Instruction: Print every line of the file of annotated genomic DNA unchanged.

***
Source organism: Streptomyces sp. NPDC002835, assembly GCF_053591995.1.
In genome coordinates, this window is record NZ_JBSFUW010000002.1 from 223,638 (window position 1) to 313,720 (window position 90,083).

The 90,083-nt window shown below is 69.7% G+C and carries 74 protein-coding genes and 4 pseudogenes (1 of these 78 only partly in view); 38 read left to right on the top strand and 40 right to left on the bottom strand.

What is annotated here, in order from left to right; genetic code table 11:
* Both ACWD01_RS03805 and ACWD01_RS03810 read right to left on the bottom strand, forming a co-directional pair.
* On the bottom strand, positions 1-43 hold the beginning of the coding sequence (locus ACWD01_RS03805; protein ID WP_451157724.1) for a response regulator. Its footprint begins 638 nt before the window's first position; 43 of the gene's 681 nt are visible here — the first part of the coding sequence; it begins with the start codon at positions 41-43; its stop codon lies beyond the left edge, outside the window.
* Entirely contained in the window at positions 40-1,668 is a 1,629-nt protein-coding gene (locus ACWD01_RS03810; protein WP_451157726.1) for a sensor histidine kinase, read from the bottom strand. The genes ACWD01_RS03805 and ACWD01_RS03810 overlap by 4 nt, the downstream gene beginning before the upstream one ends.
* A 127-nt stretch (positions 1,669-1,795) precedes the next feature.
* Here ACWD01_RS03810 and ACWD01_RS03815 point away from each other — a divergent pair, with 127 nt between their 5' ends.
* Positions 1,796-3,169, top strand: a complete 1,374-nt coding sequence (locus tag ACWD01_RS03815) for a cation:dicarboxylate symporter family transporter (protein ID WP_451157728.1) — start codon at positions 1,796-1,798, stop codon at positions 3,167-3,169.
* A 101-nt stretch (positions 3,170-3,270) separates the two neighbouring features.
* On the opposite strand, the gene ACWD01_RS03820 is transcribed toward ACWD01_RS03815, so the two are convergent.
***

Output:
Source organism: Streptomyces sp. NPDC002835, assembly GCF_053591995.1.
In genome coordinates, this window is record NZ_JBSFUW010000002.1 from 223,638 (window position 1) to 313,720 (window position 90,083).

The 90,083-nt window shown below is 69.7% G+C and carries 74 protein-coding genes and 4 pseudogenes (1 of these 78 only partly in view); 38 read left to right on the top strand and 40 right to left on the bottom strand.

What is annotated here, in order from left to right; genetic code table 11:
* Both ACWD01_RS03805 and ACWD01_RS03810 read right to left on the bottom strand, forming a co-directional pair.
* On the bottom strand, positions 1-43 hold the beginning of the coding sequence (locus ACWD01_RS03805; protein ID WP_451157724.1) for a response regulator. Its footprint begins 638 nt before the window's first position; 43 of the gene's 681 nt are visible here — the first part of the coding sequence; it begins with the start codon at positions 41-43; its stop codon lies beyond the left edge, outside the window.
* Entirely contained in the window at positions 40-1,668 is a 1,629-nt protein-coding gene (locus ACWD01_RS03810; protein WP_451157726.1) for a sensor histidine kinase, read from the bottom strand. The genes ACWD01_RS03805 and ACWD01_RS03810 overlap by 4 nt, the downstream gene beginning before the upstream one ends.
* A 127-nt stretch (positions 1,669-1,795) precedes the next feature.
* Here ACWD01_RS03810 and ACWD01_RS03815 point away from each other — a divergent pair, with 127 nt between their 5' ends.
* Positions 1,796-3,169, top strand: a complete 1,374-nt coding sequence (locus tag ACWD01_RS03815) for a cation:dicarboxylate symporter family transporter (protein ID WP_451157728.1) — start codon at positions 1,796-1,798, stop codon at positions 3,167-3,169.
* A 101-nt stretch (positions 3,170-3,270) separates the two neighbouring features.
* On the opposite strand, the gene ACWD01_RS03820 is transcribed toward ACWD01_RS03815, so the two are convergent.